Survey, manage, and protect national forests.
What does a Forest Ranger do?
Because they’re home to bears, wolves and Bigfoots, forests can be downright scary. Arguably, though, the most frightening things in them are humans who often harm the environment with littering, illegal hunting and—in the event of forest fires—arson.
A forest ranger protects forests from people, and people from forests. Also known as park rangers, forest rangers are law enforcement officers who work in state and federal parks. Your primary duties include managing campsites, responding to noise and other complaints, enforcing hunting rules and fishing regulations, and investigating crimes that take place inside government-run parks.
Big parts of your job also are forestation, fire prevention, and insect and disease control. As such, you survey and patrol forests in order to collect information about them, looking for evidence of tree diseases, insect problems, and fire danger. In response to these problems, you advise and assist with tree planting, pest control, and fire prevention.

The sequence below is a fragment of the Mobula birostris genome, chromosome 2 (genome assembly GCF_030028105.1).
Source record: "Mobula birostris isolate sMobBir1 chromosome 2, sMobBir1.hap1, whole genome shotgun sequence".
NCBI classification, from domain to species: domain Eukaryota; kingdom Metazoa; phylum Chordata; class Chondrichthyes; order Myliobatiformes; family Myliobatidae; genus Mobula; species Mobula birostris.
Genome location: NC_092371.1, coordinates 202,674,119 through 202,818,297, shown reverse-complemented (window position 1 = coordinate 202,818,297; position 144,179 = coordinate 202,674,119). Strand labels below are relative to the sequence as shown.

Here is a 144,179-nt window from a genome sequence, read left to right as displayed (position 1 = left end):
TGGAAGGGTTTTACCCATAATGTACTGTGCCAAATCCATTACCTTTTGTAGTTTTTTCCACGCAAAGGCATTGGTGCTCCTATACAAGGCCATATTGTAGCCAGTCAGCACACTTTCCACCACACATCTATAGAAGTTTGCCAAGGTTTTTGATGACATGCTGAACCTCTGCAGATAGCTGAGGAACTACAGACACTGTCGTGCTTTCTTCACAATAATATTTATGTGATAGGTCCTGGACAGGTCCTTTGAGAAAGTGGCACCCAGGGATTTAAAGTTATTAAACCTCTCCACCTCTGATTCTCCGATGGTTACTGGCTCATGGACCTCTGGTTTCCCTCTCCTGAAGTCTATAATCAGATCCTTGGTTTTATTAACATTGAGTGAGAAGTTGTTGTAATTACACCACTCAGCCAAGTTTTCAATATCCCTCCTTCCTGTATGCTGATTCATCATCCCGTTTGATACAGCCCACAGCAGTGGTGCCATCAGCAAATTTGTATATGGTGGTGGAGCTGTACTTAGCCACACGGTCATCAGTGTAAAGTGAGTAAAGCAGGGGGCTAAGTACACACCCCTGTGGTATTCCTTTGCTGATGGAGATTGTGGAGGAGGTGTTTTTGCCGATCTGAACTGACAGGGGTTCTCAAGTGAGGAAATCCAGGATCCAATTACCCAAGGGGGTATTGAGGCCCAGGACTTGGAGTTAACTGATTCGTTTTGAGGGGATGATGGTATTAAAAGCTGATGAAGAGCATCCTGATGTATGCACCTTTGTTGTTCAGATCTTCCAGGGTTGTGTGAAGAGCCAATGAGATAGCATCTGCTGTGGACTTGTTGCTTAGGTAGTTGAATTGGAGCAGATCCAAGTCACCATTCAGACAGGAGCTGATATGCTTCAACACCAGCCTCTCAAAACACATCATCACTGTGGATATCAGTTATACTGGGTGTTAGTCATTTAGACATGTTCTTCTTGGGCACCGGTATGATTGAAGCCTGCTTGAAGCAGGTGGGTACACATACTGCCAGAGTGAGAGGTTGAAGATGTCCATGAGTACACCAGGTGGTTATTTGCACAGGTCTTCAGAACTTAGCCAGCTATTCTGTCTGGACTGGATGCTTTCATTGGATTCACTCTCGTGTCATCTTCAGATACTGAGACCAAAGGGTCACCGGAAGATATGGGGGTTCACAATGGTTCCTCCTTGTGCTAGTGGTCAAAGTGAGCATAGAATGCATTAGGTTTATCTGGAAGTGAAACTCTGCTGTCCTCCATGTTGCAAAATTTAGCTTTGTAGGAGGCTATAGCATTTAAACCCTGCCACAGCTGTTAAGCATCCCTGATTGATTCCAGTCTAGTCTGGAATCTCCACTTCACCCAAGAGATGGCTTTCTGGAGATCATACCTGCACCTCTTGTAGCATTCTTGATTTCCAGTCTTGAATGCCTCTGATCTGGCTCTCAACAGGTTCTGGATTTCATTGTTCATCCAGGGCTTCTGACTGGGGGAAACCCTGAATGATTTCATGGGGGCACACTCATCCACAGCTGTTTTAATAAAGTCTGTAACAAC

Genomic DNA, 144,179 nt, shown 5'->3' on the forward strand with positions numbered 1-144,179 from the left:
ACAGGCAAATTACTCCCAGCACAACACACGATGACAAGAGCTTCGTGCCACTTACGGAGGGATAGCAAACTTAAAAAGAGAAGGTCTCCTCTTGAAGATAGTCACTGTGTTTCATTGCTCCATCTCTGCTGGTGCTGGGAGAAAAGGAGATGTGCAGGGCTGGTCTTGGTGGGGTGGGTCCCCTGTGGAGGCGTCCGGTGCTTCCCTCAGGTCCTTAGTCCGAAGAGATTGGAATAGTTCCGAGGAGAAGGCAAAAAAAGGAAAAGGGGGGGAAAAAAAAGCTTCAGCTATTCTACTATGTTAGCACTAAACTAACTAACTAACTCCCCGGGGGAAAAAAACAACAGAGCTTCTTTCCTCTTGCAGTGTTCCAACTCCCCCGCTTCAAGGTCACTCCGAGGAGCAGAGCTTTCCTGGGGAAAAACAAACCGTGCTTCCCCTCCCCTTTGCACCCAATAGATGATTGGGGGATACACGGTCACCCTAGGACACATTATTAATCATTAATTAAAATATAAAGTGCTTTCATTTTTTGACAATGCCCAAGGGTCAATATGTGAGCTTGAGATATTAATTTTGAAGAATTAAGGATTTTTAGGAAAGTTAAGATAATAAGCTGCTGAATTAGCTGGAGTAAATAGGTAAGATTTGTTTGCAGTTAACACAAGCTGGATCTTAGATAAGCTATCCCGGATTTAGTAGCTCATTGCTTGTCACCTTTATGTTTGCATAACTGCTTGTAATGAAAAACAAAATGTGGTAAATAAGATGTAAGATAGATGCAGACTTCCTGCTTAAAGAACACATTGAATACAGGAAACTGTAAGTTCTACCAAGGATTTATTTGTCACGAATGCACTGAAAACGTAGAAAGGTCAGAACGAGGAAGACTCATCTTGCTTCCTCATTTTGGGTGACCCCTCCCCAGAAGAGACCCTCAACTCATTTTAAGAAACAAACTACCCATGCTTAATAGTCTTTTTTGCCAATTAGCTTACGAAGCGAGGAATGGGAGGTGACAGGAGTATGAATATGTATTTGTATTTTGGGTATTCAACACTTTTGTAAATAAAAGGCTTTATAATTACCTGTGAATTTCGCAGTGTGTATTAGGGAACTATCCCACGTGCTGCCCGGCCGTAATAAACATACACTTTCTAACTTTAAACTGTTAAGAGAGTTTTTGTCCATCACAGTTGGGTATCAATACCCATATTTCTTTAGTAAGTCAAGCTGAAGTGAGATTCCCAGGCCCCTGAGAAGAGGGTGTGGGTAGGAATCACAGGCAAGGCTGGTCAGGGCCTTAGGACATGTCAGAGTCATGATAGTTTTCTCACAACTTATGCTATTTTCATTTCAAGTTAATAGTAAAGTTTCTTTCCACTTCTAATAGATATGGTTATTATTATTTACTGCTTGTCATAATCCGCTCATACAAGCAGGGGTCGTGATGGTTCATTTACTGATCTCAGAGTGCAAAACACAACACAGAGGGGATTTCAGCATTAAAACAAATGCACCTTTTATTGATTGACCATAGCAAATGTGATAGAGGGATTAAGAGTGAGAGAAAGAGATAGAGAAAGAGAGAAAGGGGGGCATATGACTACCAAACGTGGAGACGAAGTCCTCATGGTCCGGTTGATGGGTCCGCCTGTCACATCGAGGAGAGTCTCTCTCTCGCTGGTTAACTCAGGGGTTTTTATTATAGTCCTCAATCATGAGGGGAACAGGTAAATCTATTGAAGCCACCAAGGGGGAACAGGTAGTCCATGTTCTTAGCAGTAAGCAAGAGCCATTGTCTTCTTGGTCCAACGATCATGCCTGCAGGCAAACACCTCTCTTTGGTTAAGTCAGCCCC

A key contributor to search-and-rescue efforts, you’re also the first responder in the event of lost hikers, injured skiers, and threatened campers. You’re just as important to forest-goers, therefore, as you are to forests.
In fact, park visitors look to you not only for protection but also for education. As such, you frequently give informational tours, answer questions from campers, and conduct classes on environmental protection, onsite at your park, as well as offsite at schools and meetings.
One thing that isn’t your job: guarding picnic baskets. (Unless you’re Ranger Smith, and you know a talking bear named Yogi!)